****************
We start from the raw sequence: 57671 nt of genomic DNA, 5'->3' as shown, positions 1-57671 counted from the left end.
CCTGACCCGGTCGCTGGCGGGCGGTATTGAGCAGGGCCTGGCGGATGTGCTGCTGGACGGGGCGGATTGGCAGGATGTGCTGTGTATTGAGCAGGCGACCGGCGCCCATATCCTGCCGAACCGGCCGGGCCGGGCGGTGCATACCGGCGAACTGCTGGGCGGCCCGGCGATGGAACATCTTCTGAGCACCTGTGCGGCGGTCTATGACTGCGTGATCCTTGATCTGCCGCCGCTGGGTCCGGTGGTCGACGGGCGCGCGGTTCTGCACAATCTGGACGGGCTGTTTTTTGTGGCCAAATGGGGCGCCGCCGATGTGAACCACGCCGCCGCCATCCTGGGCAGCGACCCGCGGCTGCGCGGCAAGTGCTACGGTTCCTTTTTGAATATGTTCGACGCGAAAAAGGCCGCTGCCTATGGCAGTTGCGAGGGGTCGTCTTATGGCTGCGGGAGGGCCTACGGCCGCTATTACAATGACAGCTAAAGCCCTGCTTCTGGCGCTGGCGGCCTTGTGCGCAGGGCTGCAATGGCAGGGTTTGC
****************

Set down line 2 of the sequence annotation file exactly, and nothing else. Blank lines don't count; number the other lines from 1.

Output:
CCTGACCCGGTCGCTGGCGGGCGGTATTGAGCAGGGCCTGGCGGATGTGCTGCTGGACGGGGCGGATTGGCAGGATGTGCTGTGTATTGAGCAGGCGACCGGCGCCCATATCCTGCCGAACCGGCCGGGCCGGGCGGTGCATACCGGCGAACTGCTGGGCGGCCCGGCGATGGAACATCTTCTGAGCACCTGTGCGGCGGTCTATGACTGCGTGATCCTTGATCTGCCGCCGCTGGGTCCGGTGGTCGACGGGCGCGCGGTTCTGCACAATCTGGACGGGCTGTTTTTTGTGGCCAAATGGGGCGCCGCCGATGTGAACCACGCCGCCGCCATCCTGGGCAGCGACCCGCGGCTGCGCGGCAAGTGCTACGGTTCCTTTTTGAATATGTTCGACGCGAAAAAGGCCGCTGCCTATGGCAGTTGCGAGGGGTCGTCTTATGGCTGCGGGAGGGCCTACGGCCGCTATTACAATGACAGCTAAAGCCCTGCTTCTGGCGCTGGCGGCCTTGTGCGCAGGGCTGCAATGGCAGGGTTTGC